Interestingly, Samsung also sent a representative, the head of the UK division for the development and promotion of the Gear Headsets we’ve read so much about in the news. I quizzed him on when we’d see mobile GPUs catching up to high-end desktop configurations but the focus seemed to be more on providing novel VR experiences which, rather than being graphically compelling, focussed on the strengths of mobile VR to provide unique experiences. That’s understandable, especially given that one of the benefits of the Google cardboard-based approach is the exclusion of wires. It just made me wonder how long before we see phones with thunderbolt 3 ports through which an external GPU can be added (and put in the users pocket) in order to boost the graphical fidelity of the experience, alas no comment on that. Using Gear headsets would certainly cheapen the cost of our games nights at the University of Hertfordshire.

Browser-Based Virtual Reality

Of note was the work by a company called ‘PlayCanvas‘. They’re focusing on a browser-based approach to 3D and have developed a beautiful suite of tools designed to assist in getting real-time 3D content working through WebGL and HTML5. It should be worth noting that one of the main reasons I adopted Unity 3D so many years ago was due to its ability to render 3D content online, in the browser, by simply going to a web address and downloading a plugin. Sadly, Unity’s browser-based solution is lacking at present (due to most browsers having disabled the use of such plugins) though promises great things as they’re also looking at similar solutions. Interestingly, the PlayCanvas engine comes to around 125KB, which is a fantastic achievement when it comes to optimisation and efficiency. PlayCanvas are also looking at interfacing directly with VR headsets from within the web browser window, which would increase the accessibility by an order of magnitude.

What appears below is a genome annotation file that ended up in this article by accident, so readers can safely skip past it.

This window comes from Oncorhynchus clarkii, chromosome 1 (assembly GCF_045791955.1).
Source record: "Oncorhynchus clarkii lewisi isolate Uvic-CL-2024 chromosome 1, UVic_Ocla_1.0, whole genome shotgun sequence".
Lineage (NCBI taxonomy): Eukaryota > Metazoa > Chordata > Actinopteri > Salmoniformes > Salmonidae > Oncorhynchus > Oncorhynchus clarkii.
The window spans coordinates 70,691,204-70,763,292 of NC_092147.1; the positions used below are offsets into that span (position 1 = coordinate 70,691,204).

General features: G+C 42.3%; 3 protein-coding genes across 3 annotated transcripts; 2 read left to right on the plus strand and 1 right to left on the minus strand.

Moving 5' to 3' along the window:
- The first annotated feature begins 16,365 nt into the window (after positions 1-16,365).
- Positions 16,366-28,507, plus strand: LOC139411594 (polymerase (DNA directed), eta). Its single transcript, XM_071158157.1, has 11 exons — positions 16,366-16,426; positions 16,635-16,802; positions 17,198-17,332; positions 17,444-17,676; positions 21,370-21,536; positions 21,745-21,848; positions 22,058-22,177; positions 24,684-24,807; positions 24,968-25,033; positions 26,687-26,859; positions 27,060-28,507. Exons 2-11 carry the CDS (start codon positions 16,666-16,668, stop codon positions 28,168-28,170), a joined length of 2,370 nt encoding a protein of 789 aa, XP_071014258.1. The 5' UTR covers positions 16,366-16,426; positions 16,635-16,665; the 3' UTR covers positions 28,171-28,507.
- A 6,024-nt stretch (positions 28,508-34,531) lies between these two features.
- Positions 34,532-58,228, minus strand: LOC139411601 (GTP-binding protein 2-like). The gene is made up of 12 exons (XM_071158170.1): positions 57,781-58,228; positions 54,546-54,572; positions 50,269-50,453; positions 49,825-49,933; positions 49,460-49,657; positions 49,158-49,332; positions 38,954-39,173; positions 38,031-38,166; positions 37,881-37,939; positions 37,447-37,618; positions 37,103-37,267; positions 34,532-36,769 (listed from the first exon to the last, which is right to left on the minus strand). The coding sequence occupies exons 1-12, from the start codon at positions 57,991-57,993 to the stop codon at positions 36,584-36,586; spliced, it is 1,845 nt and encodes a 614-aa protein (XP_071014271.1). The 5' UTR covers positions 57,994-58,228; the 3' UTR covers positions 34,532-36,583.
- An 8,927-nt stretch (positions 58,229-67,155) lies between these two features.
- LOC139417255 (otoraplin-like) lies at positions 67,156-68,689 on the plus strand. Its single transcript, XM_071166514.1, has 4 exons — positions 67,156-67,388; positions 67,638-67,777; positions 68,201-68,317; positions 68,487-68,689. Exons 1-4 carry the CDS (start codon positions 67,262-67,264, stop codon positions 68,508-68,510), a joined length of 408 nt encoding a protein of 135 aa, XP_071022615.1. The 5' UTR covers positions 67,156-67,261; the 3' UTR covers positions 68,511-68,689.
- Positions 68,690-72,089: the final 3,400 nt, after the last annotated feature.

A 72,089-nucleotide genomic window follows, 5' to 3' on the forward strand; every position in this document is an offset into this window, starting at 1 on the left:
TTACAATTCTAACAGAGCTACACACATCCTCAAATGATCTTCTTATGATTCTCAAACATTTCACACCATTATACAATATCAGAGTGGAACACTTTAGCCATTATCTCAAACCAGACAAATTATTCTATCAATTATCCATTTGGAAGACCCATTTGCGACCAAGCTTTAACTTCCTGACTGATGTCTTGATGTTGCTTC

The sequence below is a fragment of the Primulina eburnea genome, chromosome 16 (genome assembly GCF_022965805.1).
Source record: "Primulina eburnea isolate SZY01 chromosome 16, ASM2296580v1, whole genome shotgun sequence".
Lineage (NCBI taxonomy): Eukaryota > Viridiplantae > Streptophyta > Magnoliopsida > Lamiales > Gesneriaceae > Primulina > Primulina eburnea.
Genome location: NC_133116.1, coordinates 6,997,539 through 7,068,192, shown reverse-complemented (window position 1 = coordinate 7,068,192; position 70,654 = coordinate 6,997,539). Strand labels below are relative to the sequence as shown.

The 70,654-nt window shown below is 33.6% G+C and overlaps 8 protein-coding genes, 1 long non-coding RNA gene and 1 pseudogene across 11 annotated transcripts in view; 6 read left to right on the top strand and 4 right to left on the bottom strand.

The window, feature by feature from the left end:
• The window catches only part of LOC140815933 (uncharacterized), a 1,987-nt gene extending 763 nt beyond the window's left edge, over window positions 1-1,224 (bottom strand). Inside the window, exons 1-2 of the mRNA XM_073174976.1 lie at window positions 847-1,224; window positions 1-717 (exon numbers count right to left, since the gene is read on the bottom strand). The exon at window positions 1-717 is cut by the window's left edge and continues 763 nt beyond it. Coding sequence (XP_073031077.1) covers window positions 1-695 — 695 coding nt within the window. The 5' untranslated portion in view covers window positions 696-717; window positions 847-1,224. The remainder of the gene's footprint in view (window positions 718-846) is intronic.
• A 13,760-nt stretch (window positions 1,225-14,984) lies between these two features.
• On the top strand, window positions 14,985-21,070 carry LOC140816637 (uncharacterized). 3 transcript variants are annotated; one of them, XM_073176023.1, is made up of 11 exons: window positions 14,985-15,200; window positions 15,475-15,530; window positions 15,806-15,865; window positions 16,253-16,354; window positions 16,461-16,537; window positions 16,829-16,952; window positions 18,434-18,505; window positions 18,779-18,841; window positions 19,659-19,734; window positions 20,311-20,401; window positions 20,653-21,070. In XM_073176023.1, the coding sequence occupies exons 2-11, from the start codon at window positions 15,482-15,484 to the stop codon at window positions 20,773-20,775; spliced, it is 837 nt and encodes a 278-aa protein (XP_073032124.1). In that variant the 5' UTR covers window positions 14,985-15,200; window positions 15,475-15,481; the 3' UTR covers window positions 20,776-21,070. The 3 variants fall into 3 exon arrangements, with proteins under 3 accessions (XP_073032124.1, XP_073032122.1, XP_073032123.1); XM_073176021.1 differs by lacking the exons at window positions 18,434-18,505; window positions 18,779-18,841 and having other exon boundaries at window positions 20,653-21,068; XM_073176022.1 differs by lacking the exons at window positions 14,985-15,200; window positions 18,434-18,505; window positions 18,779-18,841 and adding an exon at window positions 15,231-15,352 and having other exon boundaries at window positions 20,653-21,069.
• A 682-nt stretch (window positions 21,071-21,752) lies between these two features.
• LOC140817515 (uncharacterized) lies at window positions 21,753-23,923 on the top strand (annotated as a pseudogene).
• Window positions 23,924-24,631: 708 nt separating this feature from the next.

Final Thoughts

There’s so much to talk about and take in when attending these conferences but yet another curiousity was to do with interface devices, or more specifically, seats with feedback mechanisms. The representatives of a kickstarter project called VRGo were on scene showcasing their product, a seat through which you are able to navigate a virtual environment by leaning in different directions. It’s certainly the right way to go about things when considering the implications for health and safety as, once someone stands up, virtual reality has proven to be quite unsafe (many people end up losing their balance due to conflicting brain signals regarding spatial awareness).

I regret arriving a bit late and missing the Sony VR presentation but, all in all, it was a great day out and well worth the 6 hour journey there and back (on the same day) to see what people were doing. I remain very excited at having seen the work nDreams are doing and hope to factor it into my PhD studies. It’s a great time to be in this industry as an entirely new frontier unfolds right in front of us. There are questions not just of usability and engagement but also ethics and how to develop content in a responsible manner so as not to contribute to the problems of escapism through gaming and internet addiction, which we are starting to see more of. I truly believe that the VR experience has the potential to improve the human condition and contribute to our collective mental evolution. Let’s see how much we can get right at the start and set a precedent for a tradition of excellence.